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A bird of paradise plant filters the air.
A snake plant regulates the temperature.
A ZZ plant enhances its owner’s financial energy.
Leung wrote the descriptions above—steeped in the Chinese philosophy of feng shui—for Facebook Marketplace, where she has sold home-grown plants for more than a year.
The shop started after a Dieffenbachia plant she’d nurtured grew 4-feet tall and needed to be separated into a second pot. Leung wanted to give it away but didn’t have a recipient in mind. She posted a photo of the waxy plant on Marketplace with an encouraging description: “This plant isn’t very easy to kill. It doesn’t need a lot of light, and it needs only a little bit of water.”
Minutes later, someone contacted her to buy it.
Leung has since sold more than 1,500 plants. She turned her dining room, which is showered in natural light, into a makeshift greenhouse. About 150 plants currently fill her home. She travels around the Maryland, Virginia, and D.C. area in her spare time, delivering her plants to their new owners and imparting feng shui and plant-rearing wisdom along the way. Leung does it all without saying much at all. She is deaf. She signs, texts, emails, writes notes, or leans on her 12-year-old son—if he’s volunteered to deliver plants with her on a particular day—to communicate with her customers.
“It makes me so happy to see how my customers love their plants,” Leung said. Buoyed by steady sales on Facebook, Leung recently launched her own website, Clara’s Greenhouse.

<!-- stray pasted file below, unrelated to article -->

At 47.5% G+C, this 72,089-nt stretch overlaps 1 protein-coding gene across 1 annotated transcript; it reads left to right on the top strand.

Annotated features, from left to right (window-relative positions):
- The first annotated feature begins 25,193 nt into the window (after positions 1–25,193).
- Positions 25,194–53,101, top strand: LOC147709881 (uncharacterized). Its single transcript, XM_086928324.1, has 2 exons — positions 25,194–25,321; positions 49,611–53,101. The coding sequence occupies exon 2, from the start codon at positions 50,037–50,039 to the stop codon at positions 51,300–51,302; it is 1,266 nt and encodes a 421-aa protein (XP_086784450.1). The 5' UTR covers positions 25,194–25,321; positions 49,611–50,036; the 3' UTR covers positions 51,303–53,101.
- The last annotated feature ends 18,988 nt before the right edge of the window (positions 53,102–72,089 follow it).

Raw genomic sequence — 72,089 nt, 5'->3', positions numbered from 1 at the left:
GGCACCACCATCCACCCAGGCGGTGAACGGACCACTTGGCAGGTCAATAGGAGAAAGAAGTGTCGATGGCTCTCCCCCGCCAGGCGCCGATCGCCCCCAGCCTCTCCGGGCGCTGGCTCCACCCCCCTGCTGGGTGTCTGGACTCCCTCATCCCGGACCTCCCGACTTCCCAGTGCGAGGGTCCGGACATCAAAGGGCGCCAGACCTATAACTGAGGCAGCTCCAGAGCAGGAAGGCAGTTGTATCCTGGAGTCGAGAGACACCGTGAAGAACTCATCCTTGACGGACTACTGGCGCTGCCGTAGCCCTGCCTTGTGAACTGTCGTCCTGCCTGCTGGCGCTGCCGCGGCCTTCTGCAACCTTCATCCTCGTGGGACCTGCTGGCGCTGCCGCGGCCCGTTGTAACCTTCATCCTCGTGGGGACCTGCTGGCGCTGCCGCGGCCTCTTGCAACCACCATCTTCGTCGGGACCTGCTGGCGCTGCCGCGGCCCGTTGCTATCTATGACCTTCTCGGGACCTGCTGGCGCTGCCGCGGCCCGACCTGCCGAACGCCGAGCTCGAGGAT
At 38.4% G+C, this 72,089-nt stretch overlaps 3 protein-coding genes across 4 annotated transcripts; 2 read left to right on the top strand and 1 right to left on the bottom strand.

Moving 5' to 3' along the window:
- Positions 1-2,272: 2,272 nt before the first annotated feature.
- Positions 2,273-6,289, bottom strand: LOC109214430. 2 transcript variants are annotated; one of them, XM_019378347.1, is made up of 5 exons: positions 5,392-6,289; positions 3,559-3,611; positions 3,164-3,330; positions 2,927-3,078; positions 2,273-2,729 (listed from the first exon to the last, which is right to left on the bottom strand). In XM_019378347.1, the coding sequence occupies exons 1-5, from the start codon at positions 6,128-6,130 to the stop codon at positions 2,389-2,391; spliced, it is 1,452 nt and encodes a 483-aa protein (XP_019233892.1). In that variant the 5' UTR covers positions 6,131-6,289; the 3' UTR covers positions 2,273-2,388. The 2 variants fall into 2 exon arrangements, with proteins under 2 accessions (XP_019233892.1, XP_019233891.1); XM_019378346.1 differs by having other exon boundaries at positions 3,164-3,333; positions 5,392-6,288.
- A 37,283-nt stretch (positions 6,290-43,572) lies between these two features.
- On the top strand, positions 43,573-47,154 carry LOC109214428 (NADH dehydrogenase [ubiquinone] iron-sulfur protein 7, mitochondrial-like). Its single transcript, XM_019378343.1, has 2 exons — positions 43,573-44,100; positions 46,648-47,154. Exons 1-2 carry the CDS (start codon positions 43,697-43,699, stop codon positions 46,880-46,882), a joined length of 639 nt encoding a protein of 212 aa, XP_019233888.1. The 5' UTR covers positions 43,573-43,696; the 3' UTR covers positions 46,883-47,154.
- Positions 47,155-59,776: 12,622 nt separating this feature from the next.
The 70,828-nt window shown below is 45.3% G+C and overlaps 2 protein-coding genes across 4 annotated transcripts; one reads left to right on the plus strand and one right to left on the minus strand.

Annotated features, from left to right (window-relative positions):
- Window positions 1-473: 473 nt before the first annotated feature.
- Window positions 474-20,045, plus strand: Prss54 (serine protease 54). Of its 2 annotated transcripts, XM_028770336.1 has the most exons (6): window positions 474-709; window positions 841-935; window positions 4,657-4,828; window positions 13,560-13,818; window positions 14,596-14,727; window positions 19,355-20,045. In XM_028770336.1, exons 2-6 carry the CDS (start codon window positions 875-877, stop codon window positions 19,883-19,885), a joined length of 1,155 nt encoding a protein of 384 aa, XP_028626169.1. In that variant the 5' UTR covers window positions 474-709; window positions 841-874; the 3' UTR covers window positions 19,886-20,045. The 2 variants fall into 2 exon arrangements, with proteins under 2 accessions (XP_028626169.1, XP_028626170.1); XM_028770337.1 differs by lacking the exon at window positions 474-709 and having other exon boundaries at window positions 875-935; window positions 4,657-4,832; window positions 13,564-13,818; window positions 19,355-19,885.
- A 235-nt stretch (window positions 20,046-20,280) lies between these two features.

Leung grew up in Hong Kong. Her mother had the greenest of thumbs, clipping plants from the wild and coaxing them to thrive indoors. After high school, Leung moved to D.C. to attend Gallaudet University, a leading liberal arts university for the deaf.
Post-graduation, her career as an accountant took off, but Leung still felt unfulfilled.
“I love my profession, but I noticed that I worked all day in the office, and by the time I got home, I felt like there was something still missing in my life. For a few years, I wasn’t sure what that part was and what I was looking for,” she said.
She found it inside a grocery store with a garden center: “I would always find myself over at the garden center, staring at plants and realizing how beautiful they were,” she said.
One day, she bought a plant from the center and Clara’s Greenhouse took root shortly after.
When Karli Simmons moved from a large home into a two-bedroom condo outside of D.C., she happened on one of Leung’s Facebook posts and reached out. She bought two plants inside stylish pots that Leung carefully matched with her new décor—a signature service that Leung takes pride in.
“She is a wealth of knowledge,” Simmons said. “Indoor plants are not my strength, and her tips were so helpful—now I know not to put a plant in a corner. It needs to breath, and it needs energy.”
Leung doesn’t hesitate to give away her biggest gardening secrets.
“Honestly, not every plant needs to have a watering schedule,” she shared.
Instead of a strict regime, Leung recommends a periodic soil test, accomplished with nothing more than your index finger. “Pick up the soil. If it feels almost like beach sand and crumbles really quickly, that’s when you know you need to water it.”
And those plants from big retail stores? Leung believes they’re so hard to keep alive because they’re potted in generic soil. Different plants need different nutrients, so Leung makes custom soil for each plant she raises and sells.
Now that Clara’s Greenhouse is thriving, Leung’s life—and dining room—are full.
“I found a way to give back, human to human,” Leung said.
March 15, 2019 at 10:05AM
Forbes – Entrepreneurs